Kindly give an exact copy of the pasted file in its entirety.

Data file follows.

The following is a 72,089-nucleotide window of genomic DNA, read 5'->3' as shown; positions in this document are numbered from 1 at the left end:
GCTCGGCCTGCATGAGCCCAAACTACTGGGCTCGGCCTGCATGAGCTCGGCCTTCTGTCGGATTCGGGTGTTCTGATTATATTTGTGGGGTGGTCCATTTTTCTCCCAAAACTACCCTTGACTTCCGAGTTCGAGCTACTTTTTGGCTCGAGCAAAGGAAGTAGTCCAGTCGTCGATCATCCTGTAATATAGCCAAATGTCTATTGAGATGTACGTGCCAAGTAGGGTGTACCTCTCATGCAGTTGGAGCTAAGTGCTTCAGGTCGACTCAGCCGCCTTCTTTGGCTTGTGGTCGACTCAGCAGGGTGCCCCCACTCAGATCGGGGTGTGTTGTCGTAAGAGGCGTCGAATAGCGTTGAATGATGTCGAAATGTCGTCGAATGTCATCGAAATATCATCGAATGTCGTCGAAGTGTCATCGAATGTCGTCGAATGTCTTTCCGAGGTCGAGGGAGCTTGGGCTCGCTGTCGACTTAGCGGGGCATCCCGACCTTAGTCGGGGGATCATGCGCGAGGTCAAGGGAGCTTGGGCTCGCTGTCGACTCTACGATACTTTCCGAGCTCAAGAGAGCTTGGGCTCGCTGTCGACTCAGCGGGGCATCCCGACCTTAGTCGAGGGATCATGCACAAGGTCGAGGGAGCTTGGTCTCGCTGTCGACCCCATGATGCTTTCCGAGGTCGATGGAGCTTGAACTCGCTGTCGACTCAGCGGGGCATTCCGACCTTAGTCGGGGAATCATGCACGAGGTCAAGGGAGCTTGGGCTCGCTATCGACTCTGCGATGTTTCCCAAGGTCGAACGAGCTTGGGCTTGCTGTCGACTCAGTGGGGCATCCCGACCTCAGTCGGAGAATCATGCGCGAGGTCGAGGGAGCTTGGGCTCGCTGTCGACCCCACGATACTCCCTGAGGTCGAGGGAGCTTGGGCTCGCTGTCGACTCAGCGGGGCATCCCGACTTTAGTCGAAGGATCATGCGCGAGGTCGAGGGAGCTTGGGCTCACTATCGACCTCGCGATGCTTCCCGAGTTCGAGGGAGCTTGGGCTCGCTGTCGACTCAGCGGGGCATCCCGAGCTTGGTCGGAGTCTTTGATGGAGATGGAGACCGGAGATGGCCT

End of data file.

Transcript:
The following is a 72,089-nucleotide window of genomic DNA, read 5'->3' as shown; positions in this document are numbered from 1 at the left end:
GCTCGGCCTGCATGAGCCCAAACTACTGGGCTCGGCCTGCATGAGCTCGGCCTTCTGTCGGATTCGGGTGTTCTGATTATATTTGTGGGGTGGTCCATTTTTCTCCCAAAACTACCCTTGACTTCCGAGTTCGAGCTACTTTTTGGCTCGAGCAAAGGAAGTAGTCCAGTCGTCGATCATCCTGTAATATAGCCAAATGTCTATTGAGATGTACGTGCCAAGTAGGGTGTACCTCTCATGCAGTTGGAGCTAAGTGCTTCAGGTCGACTCAGCCGCCTTCTTTGGCTTGTGGTCGACTCAGCAGGGTGCCCCCACTCAGATCGGGGTGTGTTGTCGTAAGAGGCGTCGAATAGCGTTGAATGATGTCGAAATGTCGTCGAATGTCATCGAAATATCATCGAATGTCGTCGAAGTGTCATCGAATGTCGTCGAATGTCTTTCCGAGGTCGAGGGAGCTTGGGCTCGCTGTCGACTTAGCGGGGCATCCCGACCTTAGTCGGGGGATCATGCGCGAGGTCAAGGGAGCTTGGGCTCGCTGTCGACTCTACGATACTTTCCGAGCTCAAGAGAGCTTGGGCTCGCTGTCGACTCAGCGGGGCATCCCGACCTTAGTCGAGGGATCATGCACAAGGTCGAGGGAGCTTGGTCTCGCTGTCGACCCCATGATGCTTTCCGAGGTCGATGGAGCTTGAACTCGCTGTCGACTCAGCGGGGCATTCCGACCTTAGTCGGGGAATCATGCACGAGGTCAAGGGAGCTTGGGCTCGCTATCGACTCTGCGATGTTTCCCAAGGTCGAACGAGCTTGGGCTTGCTGTCGACTCAGTGGGGCATCCCGACCTCAGTCGGAGAATCATGCGCGAGGTCGAGGGAGCTTGGGCTCGCTGTCGACCCCACGATACTCCCTGAGGTCGAGGGAGCTTGGGCTCGCTGTCGACTCAGCGGGGCATCCCGACTTTAGTCGAAGGATCATGCGCGAGGTCGAGGGAGCTTGGGCTCACTATCGACCTCGCGATGCTTCCCGAGTTCGAGGGAGCTTGGGCTCGCTGTCGACTCAGCGGGGCATCCCGAGCTTGGTCGGAGTCTTTGATGGAGATGGAGACCGGAGATGGCCT